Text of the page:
But that is not available. The Americans and the Europeans have been very indulging - especially the Americans - of the Israeli position. So we are stuck. I still think the best option is to keep pushing. I don't think that Israel wants to reoccupy Gaza.
Therefore if Netanyahu chooses a unilateral end to this mission, then the immediate international response should include attempts to address the closure of Gaza. So that the end of the Israeli military mission will be reciprocated by Hamas' willingness and ability to put an end to the fire.
Does that mean that there should be more international pressure on Israel, especially by the US, to stop the war?
Clearly the US has the most leverage. If the US were willing to use its leverage, not only could this conflict immediately be brought to an end, but the broader conflict would also be addressed. But recognizing American political realities, that would not happen. So within the realm of the possible, much clearer messages should be sent to the Israelis.
The Israelis should understand that will there was sympathy for addressing the rocket fire, for addressing the tunnels. But for Israel's right to self-defense we have gone way beyond what is acceptable in terms of the way Israel has exercised this right. These messages should be loud and clear to the Israelis to hear.
There should be a credible option on the table for easing the closure of Gaza. Perhaps a credible proportion to create a port entry point to Gaza can be put on the table and bases on that there should also be a push on Hamas to accept a ceasefire. So within the political reality that is probably the best we could do right now.
There has been a lot of criticism on Israel after the shelling of schools und civilians. How does Israel react on the criticism?
Israel doesn't take the criticism seriously because it doesn't translate into anything. If it did, Israel would still reject it, but it would have to make some hard decisions. Right now you have criticism that is nothing but rhetoric. No UN Security Council resolution, no consideration of any punitive measures that will result from these Israeli actions. So empty rhetoric is not going to get us anywhere.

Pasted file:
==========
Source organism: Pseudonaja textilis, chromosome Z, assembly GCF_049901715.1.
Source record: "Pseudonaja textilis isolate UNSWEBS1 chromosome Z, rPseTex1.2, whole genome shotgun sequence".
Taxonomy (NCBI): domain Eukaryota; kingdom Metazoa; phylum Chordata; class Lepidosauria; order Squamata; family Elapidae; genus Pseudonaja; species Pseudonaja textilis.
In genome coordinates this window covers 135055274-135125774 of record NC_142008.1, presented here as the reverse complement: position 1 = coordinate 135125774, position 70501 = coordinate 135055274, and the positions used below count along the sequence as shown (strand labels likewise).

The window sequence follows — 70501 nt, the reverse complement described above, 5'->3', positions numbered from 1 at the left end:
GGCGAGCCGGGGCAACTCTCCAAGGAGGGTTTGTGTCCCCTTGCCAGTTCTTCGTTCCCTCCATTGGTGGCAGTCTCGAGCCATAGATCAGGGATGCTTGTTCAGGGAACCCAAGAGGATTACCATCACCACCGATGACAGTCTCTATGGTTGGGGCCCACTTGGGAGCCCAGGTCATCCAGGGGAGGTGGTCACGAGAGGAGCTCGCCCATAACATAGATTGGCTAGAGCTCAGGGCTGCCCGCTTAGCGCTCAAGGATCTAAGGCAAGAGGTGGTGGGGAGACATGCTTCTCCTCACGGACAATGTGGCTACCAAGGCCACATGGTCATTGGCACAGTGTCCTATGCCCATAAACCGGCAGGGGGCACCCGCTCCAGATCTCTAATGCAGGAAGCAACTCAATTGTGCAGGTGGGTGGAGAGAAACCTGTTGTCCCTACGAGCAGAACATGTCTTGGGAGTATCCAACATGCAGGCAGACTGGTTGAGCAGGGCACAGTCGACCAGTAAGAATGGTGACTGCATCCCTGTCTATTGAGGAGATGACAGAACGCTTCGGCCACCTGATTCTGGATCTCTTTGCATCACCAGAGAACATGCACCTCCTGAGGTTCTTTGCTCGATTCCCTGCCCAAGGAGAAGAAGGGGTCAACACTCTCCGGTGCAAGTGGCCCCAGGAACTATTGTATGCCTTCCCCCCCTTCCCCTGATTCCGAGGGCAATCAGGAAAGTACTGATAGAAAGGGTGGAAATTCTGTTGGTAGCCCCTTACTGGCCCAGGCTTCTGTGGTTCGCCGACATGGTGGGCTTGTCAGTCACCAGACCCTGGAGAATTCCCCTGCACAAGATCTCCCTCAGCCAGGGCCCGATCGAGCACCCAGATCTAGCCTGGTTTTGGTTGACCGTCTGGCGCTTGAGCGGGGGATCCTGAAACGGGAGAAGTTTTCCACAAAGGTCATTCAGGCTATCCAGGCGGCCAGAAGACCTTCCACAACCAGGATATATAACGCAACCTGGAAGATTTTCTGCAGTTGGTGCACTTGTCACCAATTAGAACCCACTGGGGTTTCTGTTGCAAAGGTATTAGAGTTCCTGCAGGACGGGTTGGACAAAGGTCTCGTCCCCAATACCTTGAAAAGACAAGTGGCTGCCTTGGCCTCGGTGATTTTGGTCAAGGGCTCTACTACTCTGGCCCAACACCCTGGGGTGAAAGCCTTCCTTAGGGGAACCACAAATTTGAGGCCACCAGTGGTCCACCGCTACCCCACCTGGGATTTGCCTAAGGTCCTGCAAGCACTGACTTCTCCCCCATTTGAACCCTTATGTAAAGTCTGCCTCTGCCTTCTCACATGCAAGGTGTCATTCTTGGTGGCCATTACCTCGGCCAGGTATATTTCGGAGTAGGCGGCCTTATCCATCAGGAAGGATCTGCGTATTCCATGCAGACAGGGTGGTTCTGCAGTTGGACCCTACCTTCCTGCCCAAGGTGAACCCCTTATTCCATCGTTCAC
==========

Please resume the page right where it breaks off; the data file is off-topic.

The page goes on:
That means that the criticism so far has only been rhetoric?
It's words - and its barely words.
There have been comments on the web, comments by Jewish persons, accusing you and your criticism of Israel of being anti-Semitic. What do you think about that?
I think it is tragic. A faith and a people that I was born into, which I think has such a proud tradition of an universal ethic that has inspired some of the great human right struggles of our time. An ethic that I believe is to respect others.
I think is tragic that in defending indefensible Israeli actions, the accusation of anti-Semitism is made cheapens what anti-Semitism really is. I think unfortunately the State of Israel, and those who support the State of Israel when it is in the wrong, are doing a disservice to the Jewish tradition and to the future of Jewish communities and of the Jewish people.
I would argue that some of these actions are dangerous when they are done in the name of the Jewish collective.
Daniel Levy is the director of the Middle East and North Africa program at the European Council on Foreign Relations and a senior research fellow at the New America Foundation. He was a negotiator in Palestinian talks under Prime Ministers Rabin and Barak, and the lead Israeli drafter of the Geneva Initiative.